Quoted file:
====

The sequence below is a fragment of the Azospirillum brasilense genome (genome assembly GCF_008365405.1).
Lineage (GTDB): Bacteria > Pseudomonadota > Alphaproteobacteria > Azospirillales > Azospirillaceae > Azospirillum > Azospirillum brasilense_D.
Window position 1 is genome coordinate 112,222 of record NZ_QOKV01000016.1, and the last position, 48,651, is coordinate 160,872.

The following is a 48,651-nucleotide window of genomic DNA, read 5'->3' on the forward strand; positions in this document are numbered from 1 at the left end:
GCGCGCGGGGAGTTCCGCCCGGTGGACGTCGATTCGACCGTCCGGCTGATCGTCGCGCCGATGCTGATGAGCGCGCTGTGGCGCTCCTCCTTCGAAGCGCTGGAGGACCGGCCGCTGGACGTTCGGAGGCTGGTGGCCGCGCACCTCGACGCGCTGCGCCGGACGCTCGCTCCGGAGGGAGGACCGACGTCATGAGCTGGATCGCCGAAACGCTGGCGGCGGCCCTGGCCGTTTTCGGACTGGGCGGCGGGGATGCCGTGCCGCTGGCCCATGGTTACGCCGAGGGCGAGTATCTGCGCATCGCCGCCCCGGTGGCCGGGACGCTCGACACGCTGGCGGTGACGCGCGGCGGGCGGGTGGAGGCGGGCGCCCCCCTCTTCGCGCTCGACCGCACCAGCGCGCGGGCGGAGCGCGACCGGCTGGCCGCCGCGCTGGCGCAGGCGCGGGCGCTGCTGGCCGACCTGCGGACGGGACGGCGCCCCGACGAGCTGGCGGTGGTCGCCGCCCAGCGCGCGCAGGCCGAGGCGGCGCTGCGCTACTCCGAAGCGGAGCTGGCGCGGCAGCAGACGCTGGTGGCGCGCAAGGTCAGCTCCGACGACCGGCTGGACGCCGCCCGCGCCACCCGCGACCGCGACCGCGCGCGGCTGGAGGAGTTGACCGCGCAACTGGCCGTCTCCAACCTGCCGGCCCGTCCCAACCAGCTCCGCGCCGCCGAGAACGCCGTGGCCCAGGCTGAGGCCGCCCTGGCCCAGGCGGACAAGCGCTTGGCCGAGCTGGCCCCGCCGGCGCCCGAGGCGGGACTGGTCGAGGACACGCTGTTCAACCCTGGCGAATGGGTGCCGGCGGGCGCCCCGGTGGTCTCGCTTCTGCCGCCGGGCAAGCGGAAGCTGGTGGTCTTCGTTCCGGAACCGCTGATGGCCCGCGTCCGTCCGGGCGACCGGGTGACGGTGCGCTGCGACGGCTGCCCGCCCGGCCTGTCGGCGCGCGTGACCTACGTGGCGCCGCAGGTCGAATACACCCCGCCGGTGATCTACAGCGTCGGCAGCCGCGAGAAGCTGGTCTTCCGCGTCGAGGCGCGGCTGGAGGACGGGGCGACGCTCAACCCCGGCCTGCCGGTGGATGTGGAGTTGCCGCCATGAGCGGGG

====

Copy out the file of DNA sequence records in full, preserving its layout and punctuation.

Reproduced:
The sequence below is a fragment of the Azospirillum brasilense genome (genome assembly GCF_008365405.1).
Lineage (GTDB): Bacteria > Pseudomonadota > Alphaproteobacteria > Azospirillales > Azospirillaceae > Azospirillum > Azospirillum brasilense_D.
Window position 1 is genome coordinate 112,222 of record NZ_QOKV01000016.1, and the last position, 48,651, is coordinate 160,872.

The following is a 48,651-nucleotide window of genomic DNA, read 5'->3' on the forward strand; positions in this document are numbered from 1 at the left end:
GCGCGCGGGGAGTTCCGCCCGGTGGACGTCGATTCGACCGTCCGGCTGATCGTCGCGCCGATGCTGATGAGCGCGCTGTGGCGCTCCTCCTTCGAAGCGCTGGAGGACCGGCCGCTGGACGTTCGGAGGCTGGTGGCCGCGCACCTCGACGCGCTGCGCCGGACGCTCGCTCCGGAGGGAGGACCGACGTCATGAGCTGGATCGCCGAAACGCTGGCGGCGGCCCTGGCCGTTTTCGGACTGGGCGGCGGGGATGCCGTGCCGCTGGCCCATGGTTACGCCGAGGGCGAGTATCTGCGCATCGCCGCCCCGGTGGCCGGGACGCTCGACACGCTGGCGGTGACGCGCGGCGGGCGGGTGGAGGCGGGCGCCCCCCTCTTCGCGCTCGACCGCACCAGCGCGCGGGCGGAGCGCGACCGGCTGGCCGCCGCGCTGGCGCAGGCGCGGGCGCTGCTGGCCGACCTGCGGACGGGACGGCGCCCCGACGAGCTGGCGGTGGTCGCCGCCCAGCGCGCGCAGGCCGAGGCGGCGCTGCGCTACTCCGAAGCGGAGCTGGCGCGGCAGCAGACGCTGGTGGCGCGCAAGGTCAGCTCCGACGACCGGCTGGACGCCGCCCGCGCCACCCGCGACCGCGACCGCGCGCGGCTGGAGGAGTTGACCGCGCAACTGGCCGTCTCCAACCTGCCGGCCCGTCCCAACCAGCTCCGCGCCGCCGAGAACGCCGTGGCCCAGGCTGAGGCCGCCCTGGCCCAGGCGGACAAGCGCTTGGCCGAGCTGGCCCCGCCGGCGCCCGAGGCGGGACTGGTCGAGGACACGCTGTTCAACCCTGGCGAATGGGTGCCGGCGGGCGCCCCGGTGGTCTCGCTTCTGCCGCCGGGCAAGCGGAAGCTGGTGGTCTTCGTTCCGGAACCGCTGATGGCCCGCGTCCGTCCGGGCGACCGGGTGACGGTGCGCTGCGACGGCTGCCCGCCCGGCCTGTCGGCGCGCGTGACCTACGTGGCGCCGCAGGTCGAATACACCCCGCCGGTGATCTACAGCGTCGGCAGCCGCGAGAAGCTGGTCTTCCGCGTCGAGGCGCGGCTGGAGGACGGGGCGACGCTCAACCCCGGCCTGCCGGTGGATGTGGAGTTGCCGCCATGAGCGGGG